When your child with disabilities becomes an adult with disabilities
Our daughter, Kelsey Croissant is 25 years old. Like many women her age, she loves country star Luke Bryan. And like many women her age, she’s not into
her parents’ favorite music (which happens to be classic rock). She enjoys traveling to bluegrass festivals, visiting family, swimming, taking long
walks in the park, and touring art museums.
But unlike many women her age, Kelsey isn’t celebrating earning her degree, getting settled into her first job, or navigating the dating world. Kelsey
is nonverbal. She is unable to walk. She has seizures. She has lost all purposeful hand movements and requires constant care.
Kelsey has Rett Syndrome.
What is Rett syndrome?
Rett syndrome affects approximately 1/10,000 females. Girls with Rett syndrome experience normal development until 6-18 months followed by a period of developmental regression. The features of Rett syndrome include intellectual disability, seizures, absent or reduced speech, and stereotypical hand movements, as well as breathing and digestive issues.
We first suspected something when Kelsey was about a year old. She was not crawling well and had not begun to pull to stand on her own. But she did have
a 20 word vocabulary and was self-feeding.
At 14 months old, we saw a developmental physical therapist who said that cognitively and socially she would be fine, but she had low muscle tone. We began
physical therapy three times a week. That was difficult for a young couple living far away from family, but, as parents you do what is necessary, and
we made it happen.
As Kelsey’s challenges became more worrisome we embarked on a diagnostic journey, bouncing from neurologist to neurologist until finally around age 2,
we received the diagnosis of Rett syndrome. Shortly afterward, her developmental regression began. Our baby girl was losing all purposeful hand movements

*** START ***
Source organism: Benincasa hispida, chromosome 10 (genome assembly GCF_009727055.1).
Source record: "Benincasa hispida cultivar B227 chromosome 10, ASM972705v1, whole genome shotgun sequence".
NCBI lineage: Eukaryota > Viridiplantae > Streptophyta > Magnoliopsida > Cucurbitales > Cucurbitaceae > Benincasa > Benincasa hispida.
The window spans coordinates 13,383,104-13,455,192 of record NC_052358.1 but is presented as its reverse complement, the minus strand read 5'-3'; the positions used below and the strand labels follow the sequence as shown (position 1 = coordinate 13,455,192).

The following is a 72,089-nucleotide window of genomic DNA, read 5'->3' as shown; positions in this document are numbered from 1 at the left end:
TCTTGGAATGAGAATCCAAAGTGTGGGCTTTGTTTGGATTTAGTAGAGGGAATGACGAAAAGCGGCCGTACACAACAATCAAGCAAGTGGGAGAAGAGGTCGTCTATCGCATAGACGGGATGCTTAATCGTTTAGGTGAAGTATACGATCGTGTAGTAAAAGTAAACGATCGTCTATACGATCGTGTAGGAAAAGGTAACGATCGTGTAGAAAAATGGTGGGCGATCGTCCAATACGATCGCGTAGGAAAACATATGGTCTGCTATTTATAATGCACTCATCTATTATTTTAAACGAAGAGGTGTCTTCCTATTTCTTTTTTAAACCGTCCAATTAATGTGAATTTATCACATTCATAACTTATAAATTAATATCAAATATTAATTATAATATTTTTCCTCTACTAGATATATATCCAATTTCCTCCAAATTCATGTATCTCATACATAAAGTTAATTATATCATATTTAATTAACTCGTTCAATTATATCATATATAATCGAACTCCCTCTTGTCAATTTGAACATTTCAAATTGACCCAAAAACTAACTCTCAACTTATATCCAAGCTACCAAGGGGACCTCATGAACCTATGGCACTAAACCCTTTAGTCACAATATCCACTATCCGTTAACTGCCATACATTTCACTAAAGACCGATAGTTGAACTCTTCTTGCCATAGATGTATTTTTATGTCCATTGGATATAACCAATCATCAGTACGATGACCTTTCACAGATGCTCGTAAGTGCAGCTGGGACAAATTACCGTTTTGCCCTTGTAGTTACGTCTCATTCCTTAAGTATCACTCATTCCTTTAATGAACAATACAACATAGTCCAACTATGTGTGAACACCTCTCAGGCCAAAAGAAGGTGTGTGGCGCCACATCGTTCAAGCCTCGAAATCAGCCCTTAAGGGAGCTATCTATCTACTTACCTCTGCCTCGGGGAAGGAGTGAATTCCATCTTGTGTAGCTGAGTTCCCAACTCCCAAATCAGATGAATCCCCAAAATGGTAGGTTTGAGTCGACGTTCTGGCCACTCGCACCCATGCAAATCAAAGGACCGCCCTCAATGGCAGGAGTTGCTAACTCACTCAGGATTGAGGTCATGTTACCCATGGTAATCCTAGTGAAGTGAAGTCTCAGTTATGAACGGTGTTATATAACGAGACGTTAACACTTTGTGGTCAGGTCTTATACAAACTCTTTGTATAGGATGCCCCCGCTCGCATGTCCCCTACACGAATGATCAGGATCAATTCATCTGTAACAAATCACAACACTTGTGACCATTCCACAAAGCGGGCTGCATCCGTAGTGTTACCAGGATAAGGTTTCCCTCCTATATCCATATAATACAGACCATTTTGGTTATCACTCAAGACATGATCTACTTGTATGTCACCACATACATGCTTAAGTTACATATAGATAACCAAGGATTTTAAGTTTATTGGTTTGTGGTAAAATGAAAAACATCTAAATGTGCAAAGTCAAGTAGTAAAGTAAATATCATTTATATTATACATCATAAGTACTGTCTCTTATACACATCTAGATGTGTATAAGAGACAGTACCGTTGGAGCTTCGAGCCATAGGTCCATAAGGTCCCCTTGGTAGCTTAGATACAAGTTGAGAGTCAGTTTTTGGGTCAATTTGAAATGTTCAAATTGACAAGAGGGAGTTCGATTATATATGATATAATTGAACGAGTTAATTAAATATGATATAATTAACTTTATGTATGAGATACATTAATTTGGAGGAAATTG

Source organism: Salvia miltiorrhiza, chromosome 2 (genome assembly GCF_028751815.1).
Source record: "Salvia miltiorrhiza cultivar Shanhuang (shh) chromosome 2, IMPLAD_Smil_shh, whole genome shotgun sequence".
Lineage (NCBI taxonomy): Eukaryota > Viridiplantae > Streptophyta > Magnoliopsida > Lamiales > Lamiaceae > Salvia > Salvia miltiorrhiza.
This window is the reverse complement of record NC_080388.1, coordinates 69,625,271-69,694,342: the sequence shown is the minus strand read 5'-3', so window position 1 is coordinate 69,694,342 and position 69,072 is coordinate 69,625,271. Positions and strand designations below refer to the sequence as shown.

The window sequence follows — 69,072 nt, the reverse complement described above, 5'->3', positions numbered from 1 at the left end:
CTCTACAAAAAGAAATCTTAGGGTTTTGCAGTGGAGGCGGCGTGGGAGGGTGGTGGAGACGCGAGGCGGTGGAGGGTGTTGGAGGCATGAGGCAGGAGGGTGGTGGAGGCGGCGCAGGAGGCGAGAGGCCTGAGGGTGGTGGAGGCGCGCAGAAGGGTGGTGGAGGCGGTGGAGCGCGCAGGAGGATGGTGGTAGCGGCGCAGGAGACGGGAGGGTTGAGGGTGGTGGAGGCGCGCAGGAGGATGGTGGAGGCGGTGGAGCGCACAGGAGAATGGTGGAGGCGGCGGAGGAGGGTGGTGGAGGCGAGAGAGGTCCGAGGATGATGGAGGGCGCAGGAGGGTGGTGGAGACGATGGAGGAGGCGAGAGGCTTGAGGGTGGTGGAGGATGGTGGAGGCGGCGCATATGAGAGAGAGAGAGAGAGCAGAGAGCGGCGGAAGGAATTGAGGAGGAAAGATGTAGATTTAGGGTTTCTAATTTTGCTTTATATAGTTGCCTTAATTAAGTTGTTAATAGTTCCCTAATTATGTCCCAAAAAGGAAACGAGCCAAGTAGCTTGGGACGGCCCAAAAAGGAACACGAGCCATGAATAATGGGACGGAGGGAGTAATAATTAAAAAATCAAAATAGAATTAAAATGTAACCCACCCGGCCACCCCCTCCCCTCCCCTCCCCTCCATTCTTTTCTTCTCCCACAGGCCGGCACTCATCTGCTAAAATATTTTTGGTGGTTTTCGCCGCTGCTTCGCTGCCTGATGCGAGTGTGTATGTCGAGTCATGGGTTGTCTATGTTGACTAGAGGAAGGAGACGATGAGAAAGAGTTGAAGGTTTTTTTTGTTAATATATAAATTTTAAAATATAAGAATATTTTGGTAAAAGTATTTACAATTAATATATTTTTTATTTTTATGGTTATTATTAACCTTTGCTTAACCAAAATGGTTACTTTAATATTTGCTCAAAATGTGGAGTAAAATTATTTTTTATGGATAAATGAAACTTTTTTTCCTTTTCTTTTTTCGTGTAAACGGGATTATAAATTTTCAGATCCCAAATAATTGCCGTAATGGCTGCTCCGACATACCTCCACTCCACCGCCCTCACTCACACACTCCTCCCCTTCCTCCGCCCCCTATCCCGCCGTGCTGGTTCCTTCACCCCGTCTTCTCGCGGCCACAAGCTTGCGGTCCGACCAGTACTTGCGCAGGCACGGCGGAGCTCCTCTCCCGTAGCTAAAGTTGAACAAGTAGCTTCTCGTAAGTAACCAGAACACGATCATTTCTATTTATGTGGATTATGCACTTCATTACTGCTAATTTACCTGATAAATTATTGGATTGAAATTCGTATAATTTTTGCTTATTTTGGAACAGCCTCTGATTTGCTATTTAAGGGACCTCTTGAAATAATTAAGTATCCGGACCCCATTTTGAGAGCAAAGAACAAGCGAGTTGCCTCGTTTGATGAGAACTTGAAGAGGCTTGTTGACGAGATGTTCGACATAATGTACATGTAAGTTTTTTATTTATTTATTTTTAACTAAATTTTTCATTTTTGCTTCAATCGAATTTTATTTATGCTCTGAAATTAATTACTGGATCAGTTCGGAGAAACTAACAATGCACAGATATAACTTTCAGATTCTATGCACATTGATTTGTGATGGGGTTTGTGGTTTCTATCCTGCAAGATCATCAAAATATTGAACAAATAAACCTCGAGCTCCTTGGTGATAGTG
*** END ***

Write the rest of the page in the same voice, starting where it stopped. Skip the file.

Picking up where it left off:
and the few words that had made us beam with pride at one year were gone.
Kelsey’s diagnosis has plunged us into a world we never knew existed. Living with Rett syndrome is a roller coaster –there are ups and downs. As a family
we have really learned to appreciate the blessings of each day. We are grateful for the support of the experts at UAB and GGC. That’s where we can
ask all of our “crazy” questions that you feel like no one else can possible understand! And Kelsey is doing her part to advance research by participating
in the Rett Syndrome Natural History Study.
Where do we turn now?
We can’t say that these past 25 years have been easy. But we remember that our girl is Kelsey first and foremost, and we do not define her based on her
diagnosis. She has her own personality and likes and dislikes. We never limit her due to her disability. She has been water skiing, flying in a two
seater airplane, bowling, boating, and fishing.
But now, as a young adult, Kelsey has aged out of many of the programs that have supported her. There are a great deal of resources for families with children
with special needs, but once they reach adulthood, the challenges are different and the opportunities for inclusion are much more limited.
That’s why we have become actively involved with a grassroots movement in Columbia to develop a mixed-use community for adults with disabilities to live
independently, but with support. We are early in the planning process and welcome the involvement of anyone with an interest and a heart for ensuring
a future for Kelsey and all men and women with disabilities.
October is Rett Syndrome Awareness Month. To learn more about Rett syndrome, visit www.rettsyndrome.org .
To become involved with the Croissants in their community plans, contact email@example.com
By: Robert and Sharon Croissant, Columbia, SC